“Let us approach with a true heart in full assurance of faith, with our hearts sprinkled clean from an evil conscience and our bodies washed with pure water. Let us hold fast to the confession of our hope without wavering, for he who has promised is faithful. And let us consider how to provoke one another to love and good deeds, not neglecting to meet together, as is the habit of some, but encouraging one another, and all the more as you see the Day approaching.” Hebrews 10:22-25 (NRSV)

Why is it important for Christians to gather? Some people would say we need to gather to collect offerings, so the church can survive. Others may think that it is necessary to gather because church is the place where God can be worshiped by God’s people. I have heard also that when people miss church, people feel empty. We need to remember that Paul is writing for the first century church, which is not probably the same image we think about church today.

Churches back in that time were basically houses hosting a few people who gathered clandestinely to know more about this Jesus, the son of God. They were simultaneously surrounded by multiple gods lifted up by people who praised living kings and rulers from the empires.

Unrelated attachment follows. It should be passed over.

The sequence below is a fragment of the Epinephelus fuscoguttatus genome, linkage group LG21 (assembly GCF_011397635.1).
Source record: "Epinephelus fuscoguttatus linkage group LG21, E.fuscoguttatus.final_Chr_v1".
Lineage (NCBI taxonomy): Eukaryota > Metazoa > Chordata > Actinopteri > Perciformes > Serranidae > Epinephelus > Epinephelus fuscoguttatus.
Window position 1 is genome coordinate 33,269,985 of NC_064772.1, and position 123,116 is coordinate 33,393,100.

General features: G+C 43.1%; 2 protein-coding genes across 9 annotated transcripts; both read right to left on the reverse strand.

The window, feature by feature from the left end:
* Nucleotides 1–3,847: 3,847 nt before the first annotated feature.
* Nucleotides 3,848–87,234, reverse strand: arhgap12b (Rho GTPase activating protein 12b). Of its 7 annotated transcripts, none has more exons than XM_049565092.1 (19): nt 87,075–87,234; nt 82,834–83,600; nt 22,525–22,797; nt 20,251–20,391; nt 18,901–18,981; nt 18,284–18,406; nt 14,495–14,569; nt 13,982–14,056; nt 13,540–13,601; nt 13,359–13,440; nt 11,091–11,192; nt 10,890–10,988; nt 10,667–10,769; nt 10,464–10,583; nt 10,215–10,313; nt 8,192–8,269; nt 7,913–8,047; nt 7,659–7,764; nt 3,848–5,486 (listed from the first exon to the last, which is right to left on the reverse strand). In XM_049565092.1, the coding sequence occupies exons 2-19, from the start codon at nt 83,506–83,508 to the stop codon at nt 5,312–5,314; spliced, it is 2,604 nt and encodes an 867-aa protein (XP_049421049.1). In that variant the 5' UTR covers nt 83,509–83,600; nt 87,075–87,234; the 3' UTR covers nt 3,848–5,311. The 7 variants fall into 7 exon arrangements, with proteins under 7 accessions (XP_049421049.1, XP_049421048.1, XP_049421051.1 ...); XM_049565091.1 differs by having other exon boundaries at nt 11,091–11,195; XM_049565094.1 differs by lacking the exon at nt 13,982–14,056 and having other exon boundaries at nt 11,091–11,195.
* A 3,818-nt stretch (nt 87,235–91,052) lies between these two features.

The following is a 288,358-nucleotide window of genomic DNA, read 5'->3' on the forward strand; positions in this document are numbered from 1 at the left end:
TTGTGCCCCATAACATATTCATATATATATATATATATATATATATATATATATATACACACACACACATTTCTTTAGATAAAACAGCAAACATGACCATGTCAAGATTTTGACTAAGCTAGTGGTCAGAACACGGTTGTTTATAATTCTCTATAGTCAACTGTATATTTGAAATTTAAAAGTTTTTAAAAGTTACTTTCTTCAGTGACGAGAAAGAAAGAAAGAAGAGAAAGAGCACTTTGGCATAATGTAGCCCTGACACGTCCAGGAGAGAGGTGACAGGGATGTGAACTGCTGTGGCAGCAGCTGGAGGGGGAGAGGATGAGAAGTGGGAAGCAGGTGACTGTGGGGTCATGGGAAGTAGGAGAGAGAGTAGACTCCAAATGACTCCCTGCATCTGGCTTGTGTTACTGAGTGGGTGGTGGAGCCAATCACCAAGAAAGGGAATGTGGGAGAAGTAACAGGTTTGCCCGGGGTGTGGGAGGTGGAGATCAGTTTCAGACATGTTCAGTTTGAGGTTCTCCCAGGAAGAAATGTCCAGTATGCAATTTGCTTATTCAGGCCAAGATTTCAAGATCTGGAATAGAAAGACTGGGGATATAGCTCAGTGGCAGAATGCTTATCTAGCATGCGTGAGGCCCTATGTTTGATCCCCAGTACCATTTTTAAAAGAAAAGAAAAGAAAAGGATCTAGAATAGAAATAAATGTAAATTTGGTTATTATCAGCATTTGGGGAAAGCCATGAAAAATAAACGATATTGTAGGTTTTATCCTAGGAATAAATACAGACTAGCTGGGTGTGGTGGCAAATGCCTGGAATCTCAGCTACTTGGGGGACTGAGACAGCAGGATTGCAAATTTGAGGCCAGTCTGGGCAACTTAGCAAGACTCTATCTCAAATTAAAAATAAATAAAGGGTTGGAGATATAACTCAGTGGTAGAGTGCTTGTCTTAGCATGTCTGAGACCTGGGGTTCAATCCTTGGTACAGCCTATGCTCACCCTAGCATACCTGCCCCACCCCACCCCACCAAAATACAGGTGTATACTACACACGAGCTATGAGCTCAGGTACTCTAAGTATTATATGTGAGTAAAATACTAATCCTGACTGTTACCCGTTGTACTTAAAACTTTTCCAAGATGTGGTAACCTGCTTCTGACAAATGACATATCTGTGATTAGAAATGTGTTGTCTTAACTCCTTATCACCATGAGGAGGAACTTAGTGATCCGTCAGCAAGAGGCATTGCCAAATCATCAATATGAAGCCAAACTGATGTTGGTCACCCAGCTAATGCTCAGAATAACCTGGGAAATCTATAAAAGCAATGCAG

Paul, once convicted about Jesus’ love, talks about the power of gathering because by getting together, it gives identity to the worshippeople of God; identity in love, compassion, grace, and favor. Identity that is marked by the faith. Faith in the one who came to give his life against all political systems imposed. Through Jesus’ ultimate sacrifice, Paul was able to teach that a king is not the one who rules through oppression, but who loves with such power that brings hope to those that were lacking of it.

Gathering on a regular basis helps us to build self-discipline, and while the discipline takes place, our souls are transformed gradually to become what God intents for us. How? Through gatherings, we may see the reflection of our sinful nature in each other and at the same time we may reflect the grace that God provides. As part of congregational formation, the transformation may occur to help us grow as individuals as well as Body of Christ.

Now, the challenge that Paul brings us in this letter is to not only taking the image of gatherings in a place like our church, but also taking this personal and communal formation to other spheres of lives: home, work, friends, and enemies with the purpose to see “one another to love and good deeds.” It liberates us, frees us, and reshapes us.

Prayer: God almighty. Guide us to intentionally be open to your voice, so we can take the church -your church- with us wherever we go. Break the barriers of our minds, hearts, and souls, and change us in such a way that the transformation never ends. Please, forgive us for limiting your gatherings to one place. Merciful God, in your powerful son’s name, we pray. Amen.